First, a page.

Enterprise application integration (EAI) software offers users a packaged approach to tying together different corporate systems and applications. But the fast-growing EAI market is highly dynamic and ripe for change as numerous small vendors jockey for position, according to attendees at a Gartner Group Inc. conference here.
The EAI business continues to be beset by a "lot of turmoil," said Gartner analyst Roy Schulte during a roundtable discussion at the conference. Packaged EAI software virtually didn't exist just a few years ago, and now there are about 40 vendors vying for the budgets of users with integration projects in the works, Schulte said.
Stamford, Conn.-based Gartner predicts that sales of EAI software will total about $US2 billion next year, up from a mere $US240 million in 1998. But Schulte and other Gartner analysts said they expect a lot of changes to occur in the future, including the emergence of IBM and Microsoft as dominant EAI vendors.
But the products offered by IBM and Microsoft are far from being completely mature, according to Schulte. IBM faces a potentially disruptive transformation of its MQSeries Integrator software, which is being updated in a new release that Schulte said differs sharply from the first version of the EAI tool and remains unproved.
Meanwhile, Microsoft has yet to release its BizTalk Server 2000 software, which will support EAI uses. At the Comdex/Fall 2000 exhibition in Las Vegas this week, Microsoft said it expects to make the XML-based BizTalk package available on a general basis in either January or February.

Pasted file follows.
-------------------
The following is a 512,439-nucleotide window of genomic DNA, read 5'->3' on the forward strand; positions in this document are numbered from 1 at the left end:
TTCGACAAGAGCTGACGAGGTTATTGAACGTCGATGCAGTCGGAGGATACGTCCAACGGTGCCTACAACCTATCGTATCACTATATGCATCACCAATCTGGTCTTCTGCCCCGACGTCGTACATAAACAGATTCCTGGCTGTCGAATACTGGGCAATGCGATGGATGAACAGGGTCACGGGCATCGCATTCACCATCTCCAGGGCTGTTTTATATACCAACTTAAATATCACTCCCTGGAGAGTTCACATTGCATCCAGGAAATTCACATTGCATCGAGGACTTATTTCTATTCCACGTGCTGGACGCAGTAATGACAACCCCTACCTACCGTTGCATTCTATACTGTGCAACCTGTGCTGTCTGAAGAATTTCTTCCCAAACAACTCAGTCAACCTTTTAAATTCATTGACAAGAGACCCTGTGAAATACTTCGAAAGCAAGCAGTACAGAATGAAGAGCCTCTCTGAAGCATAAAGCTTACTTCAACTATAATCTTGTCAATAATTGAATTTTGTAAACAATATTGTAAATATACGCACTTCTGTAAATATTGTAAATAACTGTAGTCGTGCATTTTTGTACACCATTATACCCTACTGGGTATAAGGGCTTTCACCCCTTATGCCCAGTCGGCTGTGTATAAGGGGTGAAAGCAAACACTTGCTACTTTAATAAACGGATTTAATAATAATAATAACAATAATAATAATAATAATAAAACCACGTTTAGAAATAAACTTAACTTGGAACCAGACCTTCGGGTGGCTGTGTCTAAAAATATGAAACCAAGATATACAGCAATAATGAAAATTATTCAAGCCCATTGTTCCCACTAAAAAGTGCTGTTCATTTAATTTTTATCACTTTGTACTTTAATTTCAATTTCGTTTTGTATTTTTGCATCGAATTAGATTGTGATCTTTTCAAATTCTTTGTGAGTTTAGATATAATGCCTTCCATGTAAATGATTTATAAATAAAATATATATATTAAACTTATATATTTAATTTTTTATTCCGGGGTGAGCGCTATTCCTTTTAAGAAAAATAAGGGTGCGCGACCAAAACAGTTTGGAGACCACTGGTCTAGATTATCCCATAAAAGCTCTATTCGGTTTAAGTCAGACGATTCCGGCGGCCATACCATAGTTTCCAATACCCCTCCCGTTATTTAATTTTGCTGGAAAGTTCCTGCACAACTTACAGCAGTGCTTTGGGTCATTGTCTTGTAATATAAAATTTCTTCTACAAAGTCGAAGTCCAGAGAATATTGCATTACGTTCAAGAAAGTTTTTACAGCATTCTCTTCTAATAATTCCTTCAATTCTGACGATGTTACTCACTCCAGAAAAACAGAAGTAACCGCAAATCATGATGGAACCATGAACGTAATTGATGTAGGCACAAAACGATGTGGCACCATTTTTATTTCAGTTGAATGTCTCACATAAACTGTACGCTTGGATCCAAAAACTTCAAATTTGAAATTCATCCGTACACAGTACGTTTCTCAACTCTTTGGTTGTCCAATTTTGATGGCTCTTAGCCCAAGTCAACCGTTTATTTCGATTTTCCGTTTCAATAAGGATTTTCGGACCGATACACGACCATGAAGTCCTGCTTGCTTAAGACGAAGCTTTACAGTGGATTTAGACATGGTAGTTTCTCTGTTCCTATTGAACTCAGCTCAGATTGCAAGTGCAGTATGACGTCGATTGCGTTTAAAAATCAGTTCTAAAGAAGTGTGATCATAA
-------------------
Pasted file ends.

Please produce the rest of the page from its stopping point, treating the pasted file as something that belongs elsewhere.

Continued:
After IBM and Microsoft come a handful of other fairly sizable vendors and then a multitude of smaller ones, Schulte said. Some of them are struggling, despite the growth of the EAI market as a whole, he added. For example, Mercator Software Inc. in Wilton, Conn., had to restate its financial results for the first half of the year and then reported an $8.6 million net loss for the third quarter.
Some users said they aren't overly concerned about the possibility that the EAI vendor they choose now could disappear tomorrow.
"I wouldn't hesitate to go with a smaller company that might get bought out," said Scott Rogers, a business systems integrator at clothing manufacturer VF Corp. in Greensboro, N.C. But Rogers added that VF -- which makes products such as Lee and Wrangler jeans -- chose EAI technology developed by New Era of Networks Inc. in Englewood, Colo., partly because of that company's business relationship with IBM.
That deal made VF more comfortable with doing business with a relatively small vendor, Rogers said. He advised users who are evaluating EAI software to "do your homework and make sure the product has [good] technical support."
Microsoft's expected arrival as a major EAI vendor could help legitimize the technology in the eyes of many users, said Randy Reed, an application engineer at The Foxboro C., a Foxboro, Mass.-based maker of industrial control systems that expects to become a BizTalk Server customer.
"[EAI] is still an immature market," Reed said. "The biggest inhibitor is confusion. People are waiting for a big player to come in.